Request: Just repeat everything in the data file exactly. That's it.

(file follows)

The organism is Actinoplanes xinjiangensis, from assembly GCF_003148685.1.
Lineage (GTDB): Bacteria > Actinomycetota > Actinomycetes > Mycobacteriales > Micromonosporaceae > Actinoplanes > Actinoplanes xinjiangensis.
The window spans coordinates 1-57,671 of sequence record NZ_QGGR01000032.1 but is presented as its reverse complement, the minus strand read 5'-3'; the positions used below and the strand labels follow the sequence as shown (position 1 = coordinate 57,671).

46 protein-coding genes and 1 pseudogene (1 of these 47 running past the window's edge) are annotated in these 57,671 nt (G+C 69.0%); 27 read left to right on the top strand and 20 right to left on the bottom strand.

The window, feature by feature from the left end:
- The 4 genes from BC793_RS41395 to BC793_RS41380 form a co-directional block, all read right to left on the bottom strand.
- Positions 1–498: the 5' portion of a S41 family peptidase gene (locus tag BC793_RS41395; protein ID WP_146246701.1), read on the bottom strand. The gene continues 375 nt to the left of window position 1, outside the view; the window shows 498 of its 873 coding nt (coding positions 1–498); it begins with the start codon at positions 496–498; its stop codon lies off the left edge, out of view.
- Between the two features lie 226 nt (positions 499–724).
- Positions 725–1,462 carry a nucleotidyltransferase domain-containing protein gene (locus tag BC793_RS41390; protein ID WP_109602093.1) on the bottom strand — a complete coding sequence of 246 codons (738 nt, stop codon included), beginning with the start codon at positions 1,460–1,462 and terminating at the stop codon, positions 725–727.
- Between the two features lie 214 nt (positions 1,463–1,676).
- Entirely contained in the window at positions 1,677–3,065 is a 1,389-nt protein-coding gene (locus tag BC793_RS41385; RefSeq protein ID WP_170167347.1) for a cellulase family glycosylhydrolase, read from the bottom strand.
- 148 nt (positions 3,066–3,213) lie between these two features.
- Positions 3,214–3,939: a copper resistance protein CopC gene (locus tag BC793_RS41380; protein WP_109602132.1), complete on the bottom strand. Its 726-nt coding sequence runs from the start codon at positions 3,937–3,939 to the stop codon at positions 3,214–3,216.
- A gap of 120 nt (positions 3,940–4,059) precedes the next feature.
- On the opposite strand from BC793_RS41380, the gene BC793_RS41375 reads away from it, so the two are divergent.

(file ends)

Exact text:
The organism is Actinoplanes xinjiangensis, from assembly GCF_003148685.1.
Lineage (GTDB): Bacteria > Actinomycetota > Actinomycetes > Mycobacteriales > Micromonosporaceae > Actinoplanes > Actinoplanes xinjiangensis.
The window spans coordinates 1-57,671 of sequence record NZ_QGGR01000032.1 but is presented as its reverse complement, the minus strand read 5'-3'; the positions used below and the strand labels follow the sequence as shown (position 1 = coordinate 57,671).

46 protein-coding genes and 1 pseudogene (1 of these 47 running past the window's edge) are annotated in these 57,671 nt (G+C 69.0%); 27 read left to right on the top strand and 20 right to left on the bottom strand.

The window, feature by feature from the left end:
- The 4 genes from BC793_RS41395 to BC793_RS41380 form a co-directional block, all read right to left on the bottom strand.
- Positions 1–498: the 5' portion of a S41 family peptidase gene (locus tag BC793_RS41395; protein ID WP_146246701.1), read on the bottom strand. The gene continues 375 nt to the left of window position 1, outside the view; the window shows 498 of its 873 coding nt (coding positions 1–498); it begins with the start codon at positions 496–498; its stop codon lies off the left edge, out of view.
- Between the two features lie 226 nt (positions 499–724).
- Positions 725–1,462 carry a nucleotidyltransferase domain-containing protein gene (locus tag BC793_RS41390; protein ID WP_109602093.1) on the bottom strand — a complete coding sequence of 246 codons (738 nt, stop codon included), beginning with the start codon at positions 1,460–1,462 and terminating at the stop codon, positions 725–727.
- Between the two features lie 214 nt (positions 1,463–1,676).
- Entirely contained in the window at positions 1,677–3,065 is a 1,389-nt protein-coding gene (locus tag BC793_RS41385; RefSeq protein ID WP_170167347.1) for a cellulase family glycosylhydrolase, read from the bottom strand.
- 148 nt (positions 3,066–3,213) lie between these two features.
- Positions 3,214–3,939: a copper resistance protein CopC gene (locus tag BC793_RS41380; protein WP_109602132.1), complete on the bottom strand. Its 726-nt coding sequence runs from the start codon at positions 3,937–3,939 to the stop codon at positions 3,214–3,216.
- A gap of 120 nt (positions 3,940–4,059) precedes the next feature.
- On the opposite strand from BC793_RS41380, the gene BC793_RS41375 reads away from it, so the two are divergent.